There is a moment in James Agee and Walker Evans’ Let Us Now Praise Famous Men—possibly the pinnacle of white liberal guilt—in which Agee accidentally startles a young Black couple: “I was trying in some fool way to keep it somehow relatively light, because I could not bear that they should receive from me any added reflection of the shattering of their grace and dignity, and of the nakedness and depth and meaning of their fear, and of my horror and pity and self-hatred; and so, smiling, and so distressed that I wanted only that they should be restored, and should know I was their friend, and that I might melt from existence: ‘I’m very sorry! I’m very sorry if I scared you! I didn’t mean to scare you at all. I wouldn’t have done any such thing for anything.’ … The least I could have done was to throw myself flat on my face and embrace and kiss their feet.”
Edgar, the protagonist in Jesse Eisenberg’s brilliant new play Asuncion, seems to have taken a page from Agee. In the first scene, he enters his apartment, bloodied from a mugging but quick to apologize for his attackers: “They’re oppressed by everything … I would punch me too!” Eisenberg has already established himself as the master of the stammer, but here he puts it to excellent use; Edgar is embarrassed by his own existence, constantly ready to heap self-loathing onto himself and totally ignorant to the fact that his viciously politically correct consciousness is dehumanizing to those he pities. His roommate, Vinny (Justin Bartha), is a graduate student in Black Studies, a cruel, manipulative jerk who simultaneously exploits Edgar while making him feel guilty for sleeping on his floor. He knows exactly which buttons to push, and occasionally delights in making vaguely racist comments and watching his buddy squirm. But the play really begins when Edgar’s Wall Street brother, Stuart (Remy Auberjonois), drops off his new wife, the Filipina Asuncion (Camille Mana), to stay with them for a week or so. Edgar immediately projects victimhood on the amiable young woman; he assumes she is a sex slave and passionately begins work on a “triptych” tentatively titled Sarah’s Story: From the Slums of the Philippines to the Slums of Humanity (he has changed her name for “anonymity’s sake”).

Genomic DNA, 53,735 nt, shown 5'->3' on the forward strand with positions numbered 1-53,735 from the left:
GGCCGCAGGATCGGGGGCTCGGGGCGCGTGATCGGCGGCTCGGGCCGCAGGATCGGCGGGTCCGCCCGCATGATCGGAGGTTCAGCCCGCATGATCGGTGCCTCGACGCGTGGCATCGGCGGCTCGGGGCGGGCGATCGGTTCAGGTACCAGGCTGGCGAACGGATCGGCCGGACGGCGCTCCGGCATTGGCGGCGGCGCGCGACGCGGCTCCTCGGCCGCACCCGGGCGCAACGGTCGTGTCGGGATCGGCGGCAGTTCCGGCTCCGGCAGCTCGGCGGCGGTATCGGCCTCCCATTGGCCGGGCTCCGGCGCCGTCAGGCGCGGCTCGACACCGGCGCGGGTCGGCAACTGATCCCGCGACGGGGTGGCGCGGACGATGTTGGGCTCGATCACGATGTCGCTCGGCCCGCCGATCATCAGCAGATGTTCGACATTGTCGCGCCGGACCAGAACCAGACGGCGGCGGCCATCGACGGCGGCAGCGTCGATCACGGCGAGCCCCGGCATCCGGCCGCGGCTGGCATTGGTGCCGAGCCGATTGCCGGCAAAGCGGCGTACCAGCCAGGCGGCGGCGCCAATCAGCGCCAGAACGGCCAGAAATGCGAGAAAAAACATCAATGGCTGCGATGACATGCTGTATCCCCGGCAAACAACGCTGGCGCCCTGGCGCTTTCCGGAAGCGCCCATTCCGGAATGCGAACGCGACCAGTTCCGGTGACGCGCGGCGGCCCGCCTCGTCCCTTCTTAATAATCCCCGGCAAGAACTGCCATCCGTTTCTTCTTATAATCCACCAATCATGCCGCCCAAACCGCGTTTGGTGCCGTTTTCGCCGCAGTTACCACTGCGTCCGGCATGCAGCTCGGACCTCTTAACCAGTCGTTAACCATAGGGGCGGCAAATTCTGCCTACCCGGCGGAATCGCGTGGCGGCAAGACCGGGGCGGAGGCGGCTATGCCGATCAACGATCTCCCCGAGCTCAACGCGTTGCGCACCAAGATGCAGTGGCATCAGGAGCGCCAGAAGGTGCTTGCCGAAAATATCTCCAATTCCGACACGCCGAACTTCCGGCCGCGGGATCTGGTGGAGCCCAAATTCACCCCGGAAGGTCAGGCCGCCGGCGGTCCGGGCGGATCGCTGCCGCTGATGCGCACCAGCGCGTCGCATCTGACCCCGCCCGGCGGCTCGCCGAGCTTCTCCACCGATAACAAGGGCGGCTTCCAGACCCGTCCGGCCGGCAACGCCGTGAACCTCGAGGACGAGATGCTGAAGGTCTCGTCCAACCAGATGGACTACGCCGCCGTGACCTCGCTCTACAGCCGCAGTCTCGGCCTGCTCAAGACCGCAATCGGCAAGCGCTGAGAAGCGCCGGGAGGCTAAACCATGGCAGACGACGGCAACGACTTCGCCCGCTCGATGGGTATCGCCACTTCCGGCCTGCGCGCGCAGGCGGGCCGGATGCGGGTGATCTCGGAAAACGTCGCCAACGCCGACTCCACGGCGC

In one of Shakespeare’s most important scenes, Hamlet tells his players that the duty of art is “to hold, as ‘twere, the mirror up to nature; to show virtue her own feature, scorn her own image.” Asuncion, more than any new play I have seen in years, succeeds in doing this; it is a damning but hysterical indictment of liberal guilt, one whose verisimilitude makes it occasionally difficult to watch. Edgar’s endless insistence, for example, that he “was in Cambodia” to blog the horrors of the third world, as if this gives him moral impunity, echoes many a semester abroad; the joke, of course, is that nobody in the cast is from or cares about Cambodia, and though Edgar makes fun of how “everybody just lumps every country that’s not America into one thing,” he continues to ignore Asuncion’s insistence that she is Filipina and knows nothing about the Khmer Rouge. The fact that Stuart—whose “bloody money” Edgar refuses—emerges as the most sympathetic and least racist American in the cast is particularly pertinent at a time when young, self-righteous liberals are working to demonize an entire industry.
But to characterize Asuncion as simply a satire of the overeducated, hyper-anxious upper class is to ignore the powerful human drama that overwhelms its second half. In many ways, it resembles some of the most important plays of the fifties and sixties—John Osborne’s Look Back in Anger and Edward Albee’s Who’s Afraid of Virginia Woolf? come immediately to mind. Because at its center is the love story—truly—of Edgar and Vinny, two people whose power dynamics appear awful but who need each other dearly; Edgar needs to be constantly beat down in order to reaffirm both his opinion of the world and his opinion of himself, while Vinny needs an idolizing punching bag. By the end of the play, we realize there is a tenderness between these two that has been drowned out by all the shouting; it is easy to forget that in the play’s first few minutes, Vinny lovingly asks Edgar as he cleans his wounds, “Jesus, what am I going to do with you?”
Simply put, Asuncion is probably the best thing you’ll see right now on the New York stage.